In the comments of my last post, Travis Erwin pointed out the obvious: nobody likes a deadbeat. You have to blog relatively often if you want people to keep coming back.
So, I'm going to make an effort to blog every day. This will likely make my posts shorter (Hey! I heard that sigh of relief) but might also increase the incidence of random brain-fluff being inflicted upon the masses (who consist of, what, like two people? Ha! I shall call your pain "collateral damage" and thereby make it invisible.)
Welcome to that light-headed feeling you get from too much OxyJen! Have a good snort.
I'm reading a great resource on writing - Story by Robert McKee. It's actually for screenwriters, but it dissects the process of writing an engaging story so precisely that it's invaluable. I've never read any other reference that concerned itself so completely with the mechanics of what makes a story work. To a large extent, he's explaining the psychology that makes human beings want to know what happens next, i.e. what keeps them reading/watching/mentally engaged in the story.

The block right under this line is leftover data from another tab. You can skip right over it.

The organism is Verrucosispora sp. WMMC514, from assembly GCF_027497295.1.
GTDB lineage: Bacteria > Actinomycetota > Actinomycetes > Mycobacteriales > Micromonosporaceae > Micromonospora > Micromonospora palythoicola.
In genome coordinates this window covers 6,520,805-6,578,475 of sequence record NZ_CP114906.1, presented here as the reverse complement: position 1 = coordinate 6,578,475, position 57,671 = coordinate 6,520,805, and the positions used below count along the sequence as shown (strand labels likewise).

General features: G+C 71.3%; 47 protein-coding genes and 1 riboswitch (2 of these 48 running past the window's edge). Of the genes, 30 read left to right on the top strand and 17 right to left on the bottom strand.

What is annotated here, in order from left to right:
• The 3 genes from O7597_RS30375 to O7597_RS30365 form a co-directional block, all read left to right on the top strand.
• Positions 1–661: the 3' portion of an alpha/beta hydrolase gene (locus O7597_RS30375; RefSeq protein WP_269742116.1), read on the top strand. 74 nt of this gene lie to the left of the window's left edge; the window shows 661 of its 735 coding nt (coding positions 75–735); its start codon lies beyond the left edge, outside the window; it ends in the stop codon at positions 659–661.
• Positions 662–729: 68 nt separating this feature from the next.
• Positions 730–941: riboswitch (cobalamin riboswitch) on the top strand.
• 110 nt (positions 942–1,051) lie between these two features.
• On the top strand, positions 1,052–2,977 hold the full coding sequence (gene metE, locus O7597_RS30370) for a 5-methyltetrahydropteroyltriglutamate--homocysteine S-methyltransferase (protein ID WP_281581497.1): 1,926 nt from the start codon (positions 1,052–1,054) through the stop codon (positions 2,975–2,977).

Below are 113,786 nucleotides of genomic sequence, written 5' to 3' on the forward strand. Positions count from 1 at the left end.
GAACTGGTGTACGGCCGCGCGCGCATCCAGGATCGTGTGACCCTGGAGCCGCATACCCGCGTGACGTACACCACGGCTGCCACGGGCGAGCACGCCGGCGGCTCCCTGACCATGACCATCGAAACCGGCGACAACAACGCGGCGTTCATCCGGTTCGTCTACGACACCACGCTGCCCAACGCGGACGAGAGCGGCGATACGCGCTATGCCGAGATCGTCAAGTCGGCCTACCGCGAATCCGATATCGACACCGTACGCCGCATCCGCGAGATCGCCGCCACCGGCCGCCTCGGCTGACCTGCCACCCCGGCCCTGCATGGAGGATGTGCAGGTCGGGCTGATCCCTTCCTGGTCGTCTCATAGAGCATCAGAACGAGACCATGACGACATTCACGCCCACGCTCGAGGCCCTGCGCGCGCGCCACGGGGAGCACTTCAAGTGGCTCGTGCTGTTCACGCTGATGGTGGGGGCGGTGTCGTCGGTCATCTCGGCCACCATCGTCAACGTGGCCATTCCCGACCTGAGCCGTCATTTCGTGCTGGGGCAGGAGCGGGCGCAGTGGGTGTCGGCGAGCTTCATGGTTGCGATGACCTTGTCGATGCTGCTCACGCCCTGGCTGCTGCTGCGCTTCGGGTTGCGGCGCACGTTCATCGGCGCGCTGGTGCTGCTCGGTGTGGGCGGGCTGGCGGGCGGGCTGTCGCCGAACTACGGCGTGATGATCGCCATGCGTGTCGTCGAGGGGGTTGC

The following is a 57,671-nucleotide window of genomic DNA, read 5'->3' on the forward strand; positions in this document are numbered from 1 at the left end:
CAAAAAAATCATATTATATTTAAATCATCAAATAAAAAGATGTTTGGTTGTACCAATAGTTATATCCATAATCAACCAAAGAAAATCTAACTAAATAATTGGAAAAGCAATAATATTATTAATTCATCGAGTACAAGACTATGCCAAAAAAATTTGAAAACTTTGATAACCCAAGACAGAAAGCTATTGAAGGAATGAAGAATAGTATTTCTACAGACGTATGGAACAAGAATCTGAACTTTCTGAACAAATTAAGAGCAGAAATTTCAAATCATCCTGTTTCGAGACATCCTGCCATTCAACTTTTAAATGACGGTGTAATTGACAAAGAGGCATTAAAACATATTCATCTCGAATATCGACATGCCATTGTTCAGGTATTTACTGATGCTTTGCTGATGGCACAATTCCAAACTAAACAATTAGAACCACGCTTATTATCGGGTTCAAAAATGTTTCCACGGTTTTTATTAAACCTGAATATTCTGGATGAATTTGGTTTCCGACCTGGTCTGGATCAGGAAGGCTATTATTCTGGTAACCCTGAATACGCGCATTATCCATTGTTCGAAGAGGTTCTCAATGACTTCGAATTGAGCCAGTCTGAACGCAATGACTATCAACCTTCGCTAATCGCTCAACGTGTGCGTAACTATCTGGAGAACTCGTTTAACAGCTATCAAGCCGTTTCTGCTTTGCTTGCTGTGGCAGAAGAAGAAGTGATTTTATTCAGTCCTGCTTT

I'm finding this book a bit of a tough read (but soooooo worth it), in that it's extremely technical. It's one of those books you read with a notebook handy for scribbling the important points into. You're essentially taking lessons from the prof and desperately deciphering what he says (in technical terms) into words and concepts that make sense in your own head.
I'm only a third of the way through, but I would totally recommend this to other (fiction) writers. Check your library for a copy.
Have you got a great reference book on writing you'd like to recommend? I'd love to hear about it! What did you find so potent and useful about it?